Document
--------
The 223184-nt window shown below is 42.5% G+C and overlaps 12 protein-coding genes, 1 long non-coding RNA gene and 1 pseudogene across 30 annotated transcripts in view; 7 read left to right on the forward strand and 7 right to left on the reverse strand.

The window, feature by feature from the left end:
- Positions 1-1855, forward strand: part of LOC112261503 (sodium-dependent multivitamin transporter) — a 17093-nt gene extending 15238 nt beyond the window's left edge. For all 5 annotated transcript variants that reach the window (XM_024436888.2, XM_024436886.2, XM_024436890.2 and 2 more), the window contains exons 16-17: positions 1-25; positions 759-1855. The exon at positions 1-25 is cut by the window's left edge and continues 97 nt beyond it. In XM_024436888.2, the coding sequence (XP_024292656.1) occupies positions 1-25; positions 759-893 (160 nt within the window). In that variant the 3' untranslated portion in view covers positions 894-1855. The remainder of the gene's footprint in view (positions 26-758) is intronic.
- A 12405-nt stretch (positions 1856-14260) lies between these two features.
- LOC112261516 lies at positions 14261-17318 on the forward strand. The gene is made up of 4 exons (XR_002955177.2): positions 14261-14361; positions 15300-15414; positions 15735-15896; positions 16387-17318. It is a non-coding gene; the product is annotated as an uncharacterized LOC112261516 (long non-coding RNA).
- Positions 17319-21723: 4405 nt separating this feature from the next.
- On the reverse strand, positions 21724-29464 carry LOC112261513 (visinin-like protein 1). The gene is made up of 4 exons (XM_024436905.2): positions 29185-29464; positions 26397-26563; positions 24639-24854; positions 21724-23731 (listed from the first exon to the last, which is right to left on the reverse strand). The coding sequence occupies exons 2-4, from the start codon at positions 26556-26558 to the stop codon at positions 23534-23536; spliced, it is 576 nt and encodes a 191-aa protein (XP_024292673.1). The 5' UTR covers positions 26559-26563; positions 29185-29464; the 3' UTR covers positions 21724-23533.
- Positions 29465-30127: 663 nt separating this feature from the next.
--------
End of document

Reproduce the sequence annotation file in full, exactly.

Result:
The 223184-nt window shown below is 42.5% G+C and overlaps 12 protein-coding genes, 1 long non-coding RNA gene and 1 pseudogene across 30 annotated transcripts in view; 7 read left to right on the forward strand and 7 right to left on the reverse strand.

The window, feature by feature from the left end:
- Positions 1-1855, forward strand: part of LOC112261503 (sodium-dependent multivitamin transporter) — a 17093-nt gene extending 15238 nt beyond the window's left edge. For all 5 annotated transcript variants that reach the window (XM_024436888.2, XM_024436886.2, XM_024436890.2 and 2 more), the window contains exons 16-17: positions 1-25; positions 759-1855. The exon at positions 1-25 is cut by the window's left edge and continues 97 nt beyond it. In XM_024436888.2, the coding sequence (XP_024292656.1) occupies positions 1-25; positions 759-893 (160 nt within the window). In that variant the 3' untranslated portion in view covers positions 894-1855. The remainder of the gene's footprint in view (positions 26-758) is intronic.
- A 12405-nt stretch (positions 1856-14260) lies between these two features.
- LOC112261516 lies at positions 14261-17318 on the forward strand. The gene is made up of 4 exons (XR_002955177.2): positions 14261-14361; positions 15300-15414; positions 15735-15896; positions 16387-17318. It is a non-coding gene; the product is annotated as an uncharacterized LOC112261516 (long non-coding RNA).
- Positions 17319-21723: 4405 nt separating this feature from the next.
- On the reverse strand, positions 21724-29464 carry LOC112261513 (visinin-like protein 1). The gene is made up of 4 exons (XM_024436905.2): positions 29185-29464; positions 26397-26563; positions 24639-24854; positions 21724-23731 (listed from the first exon to the last, which is right to left on the reverse strand). The coding sequence occupies exons 2-4, from the start codon at positions 26556-26558 to the stop codon at positions 23534-23536; spliced, it is 576 nt and encodes a 191-aa protein (XP_024292673.1). The 5' UTR covers positions 26559-26563; positions 29185-29464; the 3' UTR covers positions 21724-23533.
- Positions 29465-30127: 663 nt separating this feature from the next.